Alan Eisenstock’s Playlist: Blasting into Space

(Editor’s note: When Palisadian Alan Eisenstock is not researching and writing one of his nonfiction books (18 thus far!), he pursues what he calls “a crazy labor of love side project” that he started in March 2020: sending a weekly Covid-themed playlist of songs to his family and friends. These playlists, which can be downloaded on Spotify Click here. span rock ‘n’ roll and pop music from the 1950s to 2020, and Eisenstock adds one or two lines of commentary about each song that is clever, amusing and informative.)

Hi, Everyone,

Let’s say you’ve been stuck inside for 18 months due to the pandemic, you’re bored, you’re Zoomed-out, and you have more money than anyone else in the universe. If you’re Richard Branson and Jeff Bezos, no problem. You just shoot yourself into space. But if you’re not? What to do? Idea! Here are 20 “space,” “rocket,” “moon” and “earth” songs. Listen up!

  1. “2001: A Space Odyssey” Boston Pops Orchestra. Director Stanley Kubrick used music from Richard Strauss for the famous opening of his classic 1968 film. Apes, violence, that monolith. What did it all mean? It was 1968 and we were too stoned to care.
  2. “Rocket Man” Elton John. Elton’s hit from 1972 and his terrific album Honky Chateau.  Favorite Rocket Man: Branson or Bezos? Or Musk who’s fallen behind because he’s going with a hybrid rocket and he needs to develop a really long extension cord to charge the thing.
  3. “Up, Up And Away” The Fifth Dimension. Popular vocal group sang this 1967 Jimmy Webb song and cleaned up at the Grammys. Members of the L.A.’s famed studio musicians The Wrecking Crew backed up the singers. The song’s about hot air ballooning, but the sentiment is the same. Going up, up, up into the air for no good reason.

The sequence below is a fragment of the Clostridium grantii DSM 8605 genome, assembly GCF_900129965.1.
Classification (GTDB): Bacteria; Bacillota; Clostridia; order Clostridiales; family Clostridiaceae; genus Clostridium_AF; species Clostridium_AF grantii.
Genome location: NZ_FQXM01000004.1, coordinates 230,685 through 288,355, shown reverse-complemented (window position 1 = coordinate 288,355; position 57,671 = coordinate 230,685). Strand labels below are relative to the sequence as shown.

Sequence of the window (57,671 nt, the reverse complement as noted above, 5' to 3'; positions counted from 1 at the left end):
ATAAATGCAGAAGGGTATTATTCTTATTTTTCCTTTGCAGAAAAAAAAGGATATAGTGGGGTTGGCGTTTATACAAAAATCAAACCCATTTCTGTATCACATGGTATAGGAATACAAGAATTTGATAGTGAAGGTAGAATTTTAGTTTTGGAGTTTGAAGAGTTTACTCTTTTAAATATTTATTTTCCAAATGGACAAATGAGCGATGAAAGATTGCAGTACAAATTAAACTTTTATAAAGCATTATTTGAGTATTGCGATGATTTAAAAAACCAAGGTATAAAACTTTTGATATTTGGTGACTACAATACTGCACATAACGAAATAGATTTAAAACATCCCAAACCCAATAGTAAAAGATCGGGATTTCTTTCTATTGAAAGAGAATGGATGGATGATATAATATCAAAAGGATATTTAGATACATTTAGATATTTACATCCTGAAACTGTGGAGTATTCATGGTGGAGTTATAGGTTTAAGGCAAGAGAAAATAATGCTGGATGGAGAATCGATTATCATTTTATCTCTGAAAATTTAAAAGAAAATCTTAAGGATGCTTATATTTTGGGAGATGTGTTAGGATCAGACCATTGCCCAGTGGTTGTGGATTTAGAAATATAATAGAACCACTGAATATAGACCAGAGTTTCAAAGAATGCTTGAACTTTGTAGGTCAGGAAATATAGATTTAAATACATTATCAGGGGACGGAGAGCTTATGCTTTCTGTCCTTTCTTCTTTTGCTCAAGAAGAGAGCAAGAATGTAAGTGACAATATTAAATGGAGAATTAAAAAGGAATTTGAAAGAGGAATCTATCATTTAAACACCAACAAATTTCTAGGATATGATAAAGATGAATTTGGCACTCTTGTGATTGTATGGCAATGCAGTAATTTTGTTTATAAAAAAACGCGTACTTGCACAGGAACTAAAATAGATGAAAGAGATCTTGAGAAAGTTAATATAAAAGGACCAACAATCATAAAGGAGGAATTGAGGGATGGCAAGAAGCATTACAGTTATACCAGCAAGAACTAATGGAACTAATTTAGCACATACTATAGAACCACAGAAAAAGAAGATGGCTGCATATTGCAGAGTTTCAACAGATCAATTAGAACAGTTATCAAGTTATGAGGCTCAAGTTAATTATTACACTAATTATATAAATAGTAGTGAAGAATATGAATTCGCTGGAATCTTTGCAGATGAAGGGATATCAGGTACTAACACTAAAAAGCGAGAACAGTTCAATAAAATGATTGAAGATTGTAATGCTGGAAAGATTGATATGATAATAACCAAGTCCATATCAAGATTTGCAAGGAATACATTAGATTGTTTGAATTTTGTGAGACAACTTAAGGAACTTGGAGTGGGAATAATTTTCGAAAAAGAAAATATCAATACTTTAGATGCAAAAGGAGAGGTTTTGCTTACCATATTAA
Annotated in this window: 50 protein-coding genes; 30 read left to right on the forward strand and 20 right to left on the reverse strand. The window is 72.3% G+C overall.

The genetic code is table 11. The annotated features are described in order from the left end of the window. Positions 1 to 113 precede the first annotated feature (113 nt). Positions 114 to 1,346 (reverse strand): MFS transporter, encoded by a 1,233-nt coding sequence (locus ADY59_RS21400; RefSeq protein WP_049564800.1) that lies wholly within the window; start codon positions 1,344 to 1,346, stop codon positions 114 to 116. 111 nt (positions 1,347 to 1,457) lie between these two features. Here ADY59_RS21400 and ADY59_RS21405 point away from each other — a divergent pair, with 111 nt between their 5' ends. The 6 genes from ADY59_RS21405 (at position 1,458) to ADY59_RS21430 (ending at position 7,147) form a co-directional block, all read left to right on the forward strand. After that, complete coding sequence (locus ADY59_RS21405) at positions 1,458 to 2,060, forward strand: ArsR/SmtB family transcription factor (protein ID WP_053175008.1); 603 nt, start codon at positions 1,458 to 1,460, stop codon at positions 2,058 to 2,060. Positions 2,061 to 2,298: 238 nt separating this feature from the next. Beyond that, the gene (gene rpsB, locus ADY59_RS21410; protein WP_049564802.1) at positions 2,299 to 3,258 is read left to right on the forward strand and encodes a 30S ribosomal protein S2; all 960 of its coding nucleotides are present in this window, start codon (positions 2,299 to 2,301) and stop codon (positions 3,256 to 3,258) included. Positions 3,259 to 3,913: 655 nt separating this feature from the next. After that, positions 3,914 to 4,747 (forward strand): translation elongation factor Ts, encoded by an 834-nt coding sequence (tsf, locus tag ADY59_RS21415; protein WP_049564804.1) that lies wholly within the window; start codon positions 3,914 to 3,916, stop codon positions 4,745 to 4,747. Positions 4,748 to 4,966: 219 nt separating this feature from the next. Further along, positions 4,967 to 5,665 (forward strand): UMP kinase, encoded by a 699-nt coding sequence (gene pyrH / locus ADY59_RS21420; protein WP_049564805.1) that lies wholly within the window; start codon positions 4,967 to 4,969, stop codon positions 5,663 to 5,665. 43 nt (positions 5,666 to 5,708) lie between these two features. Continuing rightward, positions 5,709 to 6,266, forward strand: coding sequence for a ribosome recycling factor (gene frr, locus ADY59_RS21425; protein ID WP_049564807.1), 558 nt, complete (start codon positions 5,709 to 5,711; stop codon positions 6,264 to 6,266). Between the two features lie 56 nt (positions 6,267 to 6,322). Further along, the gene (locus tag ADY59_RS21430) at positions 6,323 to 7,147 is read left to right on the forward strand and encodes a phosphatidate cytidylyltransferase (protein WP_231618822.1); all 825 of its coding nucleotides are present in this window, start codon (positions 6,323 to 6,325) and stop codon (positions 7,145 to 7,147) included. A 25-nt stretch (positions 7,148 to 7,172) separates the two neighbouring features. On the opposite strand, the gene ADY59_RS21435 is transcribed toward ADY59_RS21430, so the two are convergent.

4. “Blue Moon” The Marcels. This Pittsburgh-based doo-wop group recorded their huge hit version of this Rodgers-Hart song in 1961. The famous composer-lyricist duo originally wrote the song in 1934 for some forgotten musical. Fred Johnson sings that impressive bass intro “bom-bum–bum-bum-ba-bom…”
  5. “Fly Me to the Moon” Frank Sinatra, Count Basie. Written by Bart Howard in the mid-fifties, “The Chairman of the Board” famously covered it in 1961. NASA adopted Frank’s version as its theme song for the Apollo 10 mission.
  6. “Man on The Moon” R.E.M. Athens, GA trio’s tribute to enigmatic comedian Andy Kaufman and also the title of Milos Forman’s film. Love Michael Stipe’s voice and I think that’s him doing the Elvis impersonation.
  7. “Little Star” The Elegants. Doo-wop group formed on Staten Island. This song, based on the nursery rhyme “Twinkle Twinkle Little Star,” was their one hit. Bezos and Branson saw many little stars on their escapade into space, one would assume.
  8. “Space Oddity” David Bowie. One of the most influential figures in the history of rock. Allegedly inspired by Kubrick’s 2001,David Robert Jones aka David Bowie recorded this hit in 1969. Among the most famous lyrics in rock: “Ground control to Major Tom…”
  9. “Across the Universe” The Beatles. John Lennon wrote what one critic called a “cosmic ballad.” You definitely hear the transcendental meditation influence. But I picture Branson and Bezos in their spaceships, idly looking over the universe as they soar into space. Why are they doing this again?